One of my favorites of the five track set is “The Coming of Gwilu.” It begins subtly, with the bird whistle, followed by what is presumably the Jamaican thumb piano, and a flute solo, before the drum- and bass-lines move in. The choir comes in with a classic call and response delivery; finally Gale and the other horns join the procession. “The Coming of Gwilu,” conjures an image of a forming parade: beginning with the whistling bird, floating down a street; it alerts the next marcher, who runs out of his of her house; the flute is alerted to the parade, and runs out of his or her house to join…and so forth and so on…until the entire orchestra (all 17 artists for all I know) are joined together, signaling the coming of Gwilu…down Fulton St. perhaps. Why not?

The aspect of this album I enjoy the most is the interpretive value it holds. A collection of so many artists and sounds is bound to be subjective. For me, it’s the celebration of unity. A poignant message in 1968. A message that has experienced a rebirth in 2008. And such is Eddie Gale’s Ghetto Music: dated on one hand; timeless on the other. I’ve searched the net for reviews of this album and have found very few, including the one I’ve linked to above; check here for a comprehensive look at the Eddie Gale – he’s as essential as his music as the people he’s worked with span the musical world. I think the listening experience of Ghetto Music can lead to some great interpretations. Feel free to share your own.

Two closing notes. First, the album art is great. In 1968, was there a more powerful image than a unified procession, with dogs in tow? Secondly, this album reminds me of Max Roach’s We Insist (Freedom Now Suite) from eight years earlier. The diverse sounds and inspiring unity they produced parallels Ghetto Music.

UPDATE: Check this review out as it also covers Gale’s follow-up, Black Rhythm Happening.

Classic 9th

April 17, 2008

By now, I’m sure most of ya’ll have heard Buckshot and 9th Wondra’s “Hold It Down” (off their upcoming The Formula). If you haven’t, I apologize. I’ve been trying to post the video here for the past 30 minutes to no avail. Kyle, you on top of that? Anyway, I’m going to cheat and just throw the link up…here (NahRight, represent).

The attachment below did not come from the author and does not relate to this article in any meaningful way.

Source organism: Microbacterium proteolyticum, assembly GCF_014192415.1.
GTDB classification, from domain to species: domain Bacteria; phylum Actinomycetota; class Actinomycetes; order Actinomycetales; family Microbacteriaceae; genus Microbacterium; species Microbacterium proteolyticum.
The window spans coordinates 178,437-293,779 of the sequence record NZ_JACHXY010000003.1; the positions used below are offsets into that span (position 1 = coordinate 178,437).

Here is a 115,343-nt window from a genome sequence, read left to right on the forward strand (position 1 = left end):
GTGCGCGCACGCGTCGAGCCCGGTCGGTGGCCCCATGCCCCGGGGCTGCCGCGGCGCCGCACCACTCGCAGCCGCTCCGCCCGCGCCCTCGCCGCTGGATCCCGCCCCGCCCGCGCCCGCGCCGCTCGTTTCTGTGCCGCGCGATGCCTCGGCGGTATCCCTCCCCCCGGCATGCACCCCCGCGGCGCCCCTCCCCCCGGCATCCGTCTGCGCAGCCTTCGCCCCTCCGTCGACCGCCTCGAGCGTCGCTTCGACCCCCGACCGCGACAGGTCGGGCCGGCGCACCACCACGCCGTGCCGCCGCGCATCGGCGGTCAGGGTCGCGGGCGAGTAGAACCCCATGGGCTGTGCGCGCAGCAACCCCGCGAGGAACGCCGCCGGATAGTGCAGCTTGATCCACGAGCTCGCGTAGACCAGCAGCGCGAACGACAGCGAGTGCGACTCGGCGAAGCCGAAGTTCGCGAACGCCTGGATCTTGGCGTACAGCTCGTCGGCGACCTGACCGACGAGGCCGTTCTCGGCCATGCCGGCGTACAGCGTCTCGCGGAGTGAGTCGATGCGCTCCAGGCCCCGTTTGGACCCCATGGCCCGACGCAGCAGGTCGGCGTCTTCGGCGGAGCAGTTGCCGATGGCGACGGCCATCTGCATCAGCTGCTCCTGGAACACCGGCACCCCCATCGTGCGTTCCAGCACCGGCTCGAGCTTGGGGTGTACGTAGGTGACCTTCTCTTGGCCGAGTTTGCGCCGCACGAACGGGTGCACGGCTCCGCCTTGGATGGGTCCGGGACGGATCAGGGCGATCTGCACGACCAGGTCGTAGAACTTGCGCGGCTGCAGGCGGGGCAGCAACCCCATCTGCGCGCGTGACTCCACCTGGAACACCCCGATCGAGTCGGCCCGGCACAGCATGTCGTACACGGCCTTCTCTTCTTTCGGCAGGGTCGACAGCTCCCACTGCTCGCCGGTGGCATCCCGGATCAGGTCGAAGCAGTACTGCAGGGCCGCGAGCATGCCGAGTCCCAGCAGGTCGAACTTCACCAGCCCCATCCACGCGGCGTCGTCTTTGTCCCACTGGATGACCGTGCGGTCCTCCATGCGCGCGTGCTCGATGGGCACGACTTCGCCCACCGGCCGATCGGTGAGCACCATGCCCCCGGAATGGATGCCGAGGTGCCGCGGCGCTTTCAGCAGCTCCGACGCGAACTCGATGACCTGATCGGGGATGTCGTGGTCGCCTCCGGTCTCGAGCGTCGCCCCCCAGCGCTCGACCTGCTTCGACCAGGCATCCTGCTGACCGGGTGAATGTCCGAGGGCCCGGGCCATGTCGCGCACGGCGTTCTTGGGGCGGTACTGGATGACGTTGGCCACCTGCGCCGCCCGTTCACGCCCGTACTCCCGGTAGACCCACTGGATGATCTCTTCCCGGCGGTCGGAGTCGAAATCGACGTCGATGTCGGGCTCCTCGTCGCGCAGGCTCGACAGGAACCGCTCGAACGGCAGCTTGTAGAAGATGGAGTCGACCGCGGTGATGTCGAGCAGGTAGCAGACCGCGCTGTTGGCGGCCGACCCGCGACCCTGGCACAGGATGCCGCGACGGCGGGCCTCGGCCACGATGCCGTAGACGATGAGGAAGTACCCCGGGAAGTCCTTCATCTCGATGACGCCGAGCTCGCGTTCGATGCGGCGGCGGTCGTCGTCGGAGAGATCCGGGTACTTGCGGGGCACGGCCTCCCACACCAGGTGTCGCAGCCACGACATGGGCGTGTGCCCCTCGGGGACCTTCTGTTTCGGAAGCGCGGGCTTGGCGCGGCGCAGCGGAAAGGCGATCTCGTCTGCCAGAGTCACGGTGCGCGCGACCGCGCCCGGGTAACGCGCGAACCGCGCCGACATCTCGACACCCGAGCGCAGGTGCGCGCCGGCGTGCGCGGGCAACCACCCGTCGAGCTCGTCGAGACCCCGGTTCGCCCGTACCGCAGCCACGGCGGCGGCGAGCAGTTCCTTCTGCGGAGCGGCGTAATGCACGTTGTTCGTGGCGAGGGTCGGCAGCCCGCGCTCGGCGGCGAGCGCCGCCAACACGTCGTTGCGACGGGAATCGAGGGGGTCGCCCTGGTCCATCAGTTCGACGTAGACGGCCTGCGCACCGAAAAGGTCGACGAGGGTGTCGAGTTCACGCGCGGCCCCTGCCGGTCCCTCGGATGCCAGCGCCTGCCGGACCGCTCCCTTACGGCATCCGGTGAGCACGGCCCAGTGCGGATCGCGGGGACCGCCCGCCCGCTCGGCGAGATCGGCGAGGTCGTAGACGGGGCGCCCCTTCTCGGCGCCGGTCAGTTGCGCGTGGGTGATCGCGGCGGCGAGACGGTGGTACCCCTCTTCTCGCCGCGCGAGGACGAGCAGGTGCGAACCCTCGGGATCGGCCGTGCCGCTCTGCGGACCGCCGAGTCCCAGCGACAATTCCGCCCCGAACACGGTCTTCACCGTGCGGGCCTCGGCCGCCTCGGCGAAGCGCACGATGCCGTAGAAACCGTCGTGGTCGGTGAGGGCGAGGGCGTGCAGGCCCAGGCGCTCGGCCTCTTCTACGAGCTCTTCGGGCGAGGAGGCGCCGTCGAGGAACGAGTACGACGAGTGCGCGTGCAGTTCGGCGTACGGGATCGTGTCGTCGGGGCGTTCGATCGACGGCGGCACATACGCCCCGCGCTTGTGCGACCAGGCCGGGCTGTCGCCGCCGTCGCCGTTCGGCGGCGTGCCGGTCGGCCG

I’ve been playing this track since I heard it on the Mic Boogie/Kweli The MCEO Mixtape. I didn’t have the wherewithal (or arithmetic) to put 2 & 2 together and realize this would be on The Formula.

At any rate, I’m feelin’ 9th on this beat and looking forward to Buckshot and 9th part 2 (I thought Chemistry was real dope). Keep up the good work gentlemen.

Thoughts?

Gilles Peterson’s “Winners of 2008”

April 6, 2008

…very quickly, I just wanted to drop a link to this week’s Worldwide show, where Gilles Peterson points out some of the best tracks from the first part of 2008.

Tracklisting:

  1. Kenneth Bager – Fragment 1 – Music For Dreams
  2. Quiet Village – Pacific Rhythm – K7!
  3. Jamie Liddel – Rope Of Sand – Warp
  4. The Invisible – Spiral – Accidental
  5. Portishead – Plastic – Island
  6. The Roots – Rising Down
  7. Outkast feat Raekwon – Royal Flash – La Face
  8. Jay Electronica – Victory of Mine – Control Freaq
  9. Erykah Badu – Soldier – Motown
  10. Erykah Badu – Twinkle – Motown
  11. Erykah Badu – Telephone – Motown
  12. Erykah Badu – Me – Motown
  13. Roger Robinson – Prayer for Angry Young Men
  14. Catalyst – How Bout Us
  15. Kissy Asplund – Phone Call
  16. Raheem Devaughn – Marathon – Jive
  17. JAM feat Jose James – Jazzy Joint – Victor
  18. Sarah Vaughn – Mystery Of Man – Edit
  19. Benjamin Herman – Theme – Roach
  20. Carlos Nino – Find A Way
  21. 2BO4 – Shadowland (01:00)
  22. Neil Cowley Trio – Little Secrets
  23. Benga – Zero M2 – Tempa
  24. Martyn- Broken – Revolver
  25. Ramadan Man – Carla – Soul Jazz
  26. Kode 9 Vs Badawi- Den of Drumz – Roir
  27. Headhunter – Locus Lotus – Initiate
  28. Elemental – Blob – Runtime
  29. Marcel Wave – Holton 47 – Freerange
  30. Henrik Schwarz – I Exist Because Of You – Nanny Tango
  31. Afefe Iku – Mirror Dance
  32. Italoboyz Vs John Coltrane- Bahia – Mothership
  33. Jose James – Desire (Moodyman mix) – Browswood
  34. Quality Control – Slippin
  35. Yaw – Where Would you Be
  36. Rosie Dame – Morning Light
  37. Eric Lau – Let It Out – Ubiquity
  38. Sunburst Band – Turn It Out – Z
  39. Real people – Rise – Papa
  40. Lizz Wright – This Is – Verve

Hip hop for President

April 2, 2008

In case anyone wondered if Barack would approve a hip hop mixtape that endorsed him for president.

Hip hop is not just a mirror for what is; it should also be a reflection of what can be…imagine communities where we’re respecting our women.



“On behalf of the great state of Illinois, the land of Lincoln…”

April 1, 2008

Word on the street is there is an “Obama for President” mixtape in the works. Word?

I wonder if this will be the authorized mixtape.

Might this be on it?

UPDATE: Ivan, as usual, is already up on this.